Map of Ride

The ride review is on hold while safety considerations are being made.

Glen lives in the Golden Gate Canyon area and has some concerns with safety for bicyclists and motorists He is interested in advocating for some safety improvements with the county.
On Tue, Jun 11, 2019 at 7:40 AM Glen Denning wrote:
My thanks to Molly for suggesting I contact the two of you.

I am writing to tell you about a bicycle safety problem in Golden Gate Canyon and ask for your input regarding a plan to improve it.

A few weeks ago I was driving uphill around a blind corner just west of Mount Galbraith Park as I encountered a bicyclist well into the lane travelling in the same direction. He was doing about 4 mph and I was doing the speed limit of 35 mph. At that moment, oncoming traffic, the narrow 12-foot lane and the lack of any shoulder all lined up to prevent me from passing the bicyclist safely. I had to use maximum braking for about 2½ seconds, coming to a complete stop about 10 feet behind the bicyclist. The long interval of squealing tires probably made the bicyclist think he was about to die: he was visibly shaking as he tried to walk his bicycle off the road. Almost immediately after stopping and as soon as the oncoming traffic passed, I had to accelerate rapidly so the one-ton pickup just 10 seconds behind me – who had no idea I was stopped dead in the road just around a blind corner – would not hit me.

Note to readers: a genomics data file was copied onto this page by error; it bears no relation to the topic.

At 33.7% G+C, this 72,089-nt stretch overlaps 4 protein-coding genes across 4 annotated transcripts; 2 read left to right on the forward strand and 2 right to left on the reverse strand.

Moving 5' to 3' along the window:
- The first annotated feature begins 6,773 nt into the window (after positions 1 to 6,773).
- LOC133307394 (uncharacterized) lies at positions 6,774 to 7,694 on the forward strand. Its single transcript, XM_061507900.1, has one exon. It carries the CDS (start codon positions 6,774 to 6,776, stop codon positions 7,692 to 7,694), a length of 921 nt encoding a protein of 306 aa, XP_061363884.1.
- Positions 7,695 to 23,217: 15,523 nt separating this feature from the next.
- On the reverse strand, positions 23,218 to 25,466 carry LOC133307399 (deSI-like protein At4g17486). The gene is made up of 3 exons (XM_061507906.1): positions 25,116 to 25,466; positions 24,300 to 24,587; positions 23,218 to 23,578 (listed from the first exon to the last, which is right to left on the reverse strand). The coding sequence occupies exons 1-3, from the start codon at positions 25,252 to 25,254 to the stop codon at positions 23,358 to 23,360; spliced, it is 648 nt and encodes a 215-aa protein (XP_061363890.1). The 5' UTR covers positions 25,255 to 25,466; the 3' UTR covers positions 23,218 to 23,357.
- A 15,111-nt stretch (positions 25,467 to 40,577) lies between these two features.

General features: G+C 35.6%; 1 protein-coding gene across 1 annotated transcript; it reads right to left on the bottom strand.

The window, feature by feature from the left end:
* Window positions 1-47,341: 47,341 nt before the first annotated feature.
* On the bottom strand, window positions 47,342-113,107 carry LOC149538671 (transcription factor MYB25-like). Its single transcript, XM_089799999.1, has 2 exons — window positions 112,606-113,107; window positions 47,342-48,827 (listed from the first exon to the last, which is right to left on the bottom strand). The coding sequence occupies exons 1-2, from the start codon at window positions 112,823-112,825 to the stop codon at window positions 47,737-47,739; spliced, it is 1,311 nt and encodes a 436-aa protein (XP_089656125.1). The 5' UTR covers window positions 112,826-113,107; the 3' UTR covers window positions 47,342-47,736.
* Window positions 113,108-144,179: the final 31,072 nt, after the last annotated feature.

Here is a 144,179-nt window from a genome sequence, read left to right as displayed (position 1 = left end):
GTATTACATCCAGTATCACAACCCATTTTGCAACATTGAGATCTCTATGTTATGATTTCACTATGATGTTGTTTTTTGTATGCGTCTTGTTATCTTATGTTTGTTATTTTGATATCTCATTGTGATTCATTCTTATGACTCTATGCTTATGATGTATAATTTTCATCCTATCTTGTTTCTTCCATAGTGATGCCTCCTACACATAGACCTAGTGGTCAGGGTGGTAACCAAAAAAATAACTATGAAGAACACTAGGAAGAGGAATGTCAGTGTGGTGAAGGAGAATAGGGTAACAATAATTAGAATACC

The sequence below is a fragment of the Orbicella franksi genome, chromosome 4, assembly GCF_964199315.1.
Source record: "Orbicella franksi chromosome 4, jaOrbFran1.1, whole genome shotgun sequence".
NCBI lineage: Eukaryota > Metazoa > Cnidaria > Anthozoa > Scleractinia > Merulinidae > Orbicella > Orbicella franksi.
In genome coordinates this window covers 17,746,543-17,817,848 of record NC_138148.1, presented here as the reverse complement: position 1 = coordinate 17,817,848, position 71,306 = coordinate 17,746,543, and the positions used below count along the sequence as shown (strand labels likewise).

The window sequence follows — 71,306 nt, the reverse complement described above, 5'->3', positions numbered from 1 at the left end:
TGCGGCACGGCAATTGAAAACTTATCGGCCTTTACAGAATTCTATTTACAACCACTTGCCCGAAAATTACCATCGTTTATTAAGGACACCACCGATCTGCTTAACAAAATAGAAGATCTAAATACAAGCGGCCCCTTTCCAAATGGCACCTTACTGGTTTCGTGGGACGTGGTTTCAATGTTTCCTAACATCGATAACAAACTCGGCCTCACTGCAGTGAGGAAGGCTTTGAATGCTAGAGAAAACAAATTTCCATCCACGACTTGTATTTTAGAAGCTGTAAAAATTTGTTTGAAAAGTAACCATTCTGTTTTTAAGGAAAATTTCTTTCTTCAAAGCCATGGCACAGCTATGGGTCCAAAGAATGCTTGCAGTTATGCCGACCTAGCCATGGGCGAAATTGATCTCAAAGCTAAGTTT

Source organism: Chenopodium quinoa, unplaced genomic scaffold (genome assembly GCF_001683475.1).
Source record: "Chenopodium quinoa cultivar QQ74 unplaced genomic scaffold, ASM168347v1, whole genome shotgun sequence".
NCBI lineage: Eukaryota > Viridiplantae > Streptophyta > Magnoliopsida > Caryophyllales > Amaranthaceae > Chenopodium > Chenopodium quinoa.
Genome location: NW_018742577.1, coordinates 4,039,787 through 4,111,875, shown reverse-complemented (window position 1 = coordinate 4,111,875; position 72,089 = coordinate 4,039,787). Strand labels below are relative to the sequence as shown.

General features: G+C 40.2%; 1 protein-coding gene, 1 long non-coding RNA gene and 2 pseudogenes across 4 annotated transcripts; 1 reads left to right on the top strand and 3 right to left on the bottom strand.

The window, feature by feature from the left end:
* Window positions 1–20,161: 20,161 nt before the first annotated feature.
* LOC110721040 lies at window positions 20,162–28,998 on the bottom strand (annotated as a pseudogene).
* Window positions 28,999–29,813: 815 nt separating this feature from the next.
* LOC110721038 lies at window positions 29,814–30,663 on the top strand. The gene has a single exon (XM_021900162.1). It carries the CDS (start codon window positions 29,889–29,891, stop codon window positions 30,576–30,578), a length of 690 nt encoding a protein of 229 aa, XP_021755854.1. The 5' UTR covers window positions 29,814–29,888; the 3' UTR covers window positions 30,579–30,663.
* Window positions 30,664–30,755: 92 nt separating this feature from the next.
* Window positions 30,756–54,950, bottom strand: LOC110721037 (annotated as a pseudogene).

I’ve lived in Golden Gate Canyon for about three years now, and this near-miss is one of three *just this spring* where I suddenly had to engage maximum braking from the speed limit to avoid hitting a bicyclist who appeared in the uphill lane just around a blind corner. I’ve had a few encounters in the previous years, but never so many so close together in time.

I called the State of Colorado and spoke to one of the traffic engineers responsible for bicycle safety. He informed me that Golden Gate Canyon Drive is Jefferson County Road 70 (Co Rd 70) from Colorado Hwy 93 up to the Gilpin County line. Although he can’t make any changes to Co Rd 70, we did talk for a while about ways to improve safety. He started with this: “If drivers would just follow the cautionary speed signs, they’d have enough time to react to bicyclists in their lane.” I responded that admonishments are completely ineffective . . . if you want to improve safety, structural changes that modify the circumstance are the only way to reliably improve safety. We continued talking and came up with several possible ways to improve safety:

– Systems that detect a bicyclist in a segment and following drivers
– Reducing the 24-foot road (which consists of two 12-foot lanes and no shoulders) to two 10-foot lanes and a four-foot uphill shoulder

Both these solutions have impediments. The alerting signs are expensive and getting power to them in the canyon makes them even more so. Regarding narrower lanes, Co Rd 70 was re-paved last year and a rumble strip center line was cut into the pavement. This makes moving the center line very expensive. There is also a lot of large truck traffic (dump trucks, moving vans, trailers, etc.) for which a 10-foot lane is extremely narrow. With those things in mind, I’m considering approaching the county to ask them to help improve bicyclist safety in their portion of Golden Gate Canyon. Here are the things I’d want to talk about: